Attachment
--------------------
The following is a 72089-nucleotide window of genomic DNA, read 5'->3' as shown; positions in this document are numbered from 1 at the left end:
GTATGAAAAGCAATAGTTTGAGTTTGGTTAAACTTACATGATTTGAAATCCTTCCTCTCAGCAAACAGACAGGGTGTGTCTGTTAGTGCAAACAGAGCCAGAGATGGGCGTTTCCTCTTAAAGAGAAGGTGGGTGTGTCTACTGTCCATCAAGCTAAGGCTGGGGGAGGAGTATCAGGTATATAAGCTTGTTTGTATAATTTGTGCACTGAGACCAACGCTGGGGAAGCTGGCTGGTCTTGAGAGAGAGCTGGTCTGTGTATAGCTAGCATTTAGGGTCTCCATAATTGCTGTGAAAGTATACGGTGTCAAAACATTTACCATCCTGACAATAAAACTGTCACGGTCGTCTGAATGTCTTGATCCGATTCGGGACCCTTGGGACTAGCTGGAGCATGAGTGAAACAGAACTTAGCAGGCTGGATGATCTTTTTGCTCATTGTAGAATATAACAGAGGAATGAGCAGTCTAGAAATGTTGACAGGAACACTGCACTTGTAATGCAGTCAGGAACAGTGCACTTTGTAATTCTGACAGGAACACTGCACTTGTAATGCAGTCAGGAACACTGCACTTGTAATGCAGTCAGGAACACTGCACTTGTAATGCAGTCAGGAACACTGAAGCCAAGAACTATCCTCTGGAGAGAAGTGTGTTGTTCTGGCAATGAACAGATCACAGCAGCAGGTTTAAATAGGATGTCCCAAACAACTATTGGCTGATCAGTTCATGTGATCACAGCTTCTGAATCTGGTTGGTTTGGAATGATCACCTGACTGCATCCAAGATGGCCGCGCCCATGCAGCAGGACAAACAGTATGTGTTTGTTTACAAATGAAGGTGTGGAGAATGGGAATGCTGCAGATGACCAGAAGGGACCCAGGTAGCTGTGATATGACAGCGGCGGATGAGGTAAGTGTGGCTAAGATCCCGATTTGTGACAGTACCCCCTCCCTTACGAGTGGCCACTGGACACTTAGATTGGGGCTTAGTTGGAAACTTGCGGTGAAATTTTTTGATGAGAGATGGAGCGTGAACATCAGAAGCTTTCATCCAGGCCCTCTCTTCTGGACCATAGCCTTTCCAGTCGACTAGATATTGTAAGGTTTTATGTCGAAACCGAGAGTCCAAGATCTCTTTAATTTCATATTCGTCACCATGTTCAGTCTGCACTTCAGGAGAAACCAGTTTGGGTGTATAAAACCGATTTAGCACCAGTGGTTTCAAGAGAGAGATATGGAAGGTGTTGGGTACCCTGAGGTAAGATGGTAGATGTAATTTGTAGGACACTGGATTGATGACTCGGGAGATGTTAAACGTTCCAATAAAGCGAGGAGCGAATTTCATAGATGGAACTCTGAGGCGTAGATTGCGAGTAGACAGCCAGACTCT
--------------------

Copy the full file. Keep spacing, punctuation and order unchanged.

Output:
The following is a 72089-nucleotide window of genomic DNA, read 5'->3' as shown; positions in this document are numbered from 1 at the left end:
GTATGAAAAGCAATAGTTTGAGTTTGGTTAAACTTACATGATTTGAAATCCTTCCTCTCAGCAAACAGACAGGGTGTGTCTGTTAGTGCAAACAGAGCCAGAGATGGGCGTTTCCTCTTAAAGAGAAGGTGGGTGTGTCTACTGTCCATCAAGCTAAGGCTGGGGGAGGAGTATCAGGTATATAAGCTTGTTTGTATAATTTGTGCACTGAGACCAACGCTGGGGAAGCTGGCTGGTCTTGAGAGAGAGCTGGTCTGTGTATAGCTAGCATTTAGGGTCTCCATAATTGCTGTGAAAGTATACGGTGTCAAAACATTTACCATCCTGACAATAAAACTGTCACGGTCGTCTGAATGTCTTGATCCGATTCGGGACCCTTGGGACTAGCTGGAGCATGAGTGAAACAGAACTTAGCAGGCTGGATGATCTTTTTGCTCATTGTAGAATATAACAGAGGAATGAGCAGTCTAGAAATGTTGACAGGAACACTGCACTTGTAATGCAGTCAGGAACAGTGCACTTTGTAATTCTGACAGGAACACTGCACTTGTAATGCAGTCAGGAACACTGCACTTGTAATGCAGTCAGGAACACTGCACTTGTAATGCAGTCAGGAACACTGAAGCCAAGAACTATCCTCTGGAGAGAAGTGTGTTGTTCTGGCAATGAACAGATCACAGCAGCAGGTTTAAATAGGATGTCCCAAACAACTATTGGCTGATCAGTTCATGTGATCACAGCTTCTGAATCTGGTTGGTTTGGAATGATCACCTGACTGCATCCAAGATGGCCGCGCCCATGCAGCAGGACAAACAGTATGTGTTTGTTTACAAATGAAGGTGTGGAGAATGGGAATGCTGCAGATGACCAGAAGGGACCCAGGTAGCTGTGATATGACAGCGGCGGATGAGGTAAGTGTGGCTAAGATCCCGATTTGTGACAGTACCCCCTCCCTTACGAGTGGCCACTGGACACTTAGATTGGGGCTTAGTTGGAAACTTGCGGTGAAATTTTTTGATGAGAGATGGAGCGTGAACATCAGAAGCTTTCATCCAGGCCCTCTCTTCTGGACCATAGCCTTTCCAGTCGACTAGATATTGTAAGGTTTTATGTCGAAACCGAGAGTCCAAGATCTCTTTAATTTCATATTCGTCACCATGTTCAGTCTGCACTTCAGGAGAAACCAGTTTGGGTGTATAAAACCGATTTAGCACCAGTGGTTTCAAGAGAGAGATATGGAAGGTGTTGGGTACCCTGAGGTAAGATGGTAGATGTAATTTGTAGGACACTGGATTGATGACTCGGGAGATGTTAAACGTTCCAATAAAGCGAGGAGCGAATTTCATAGATGGAACTCTGAGGCGTAGATTGCGAGTAGACAGCCAGACTCT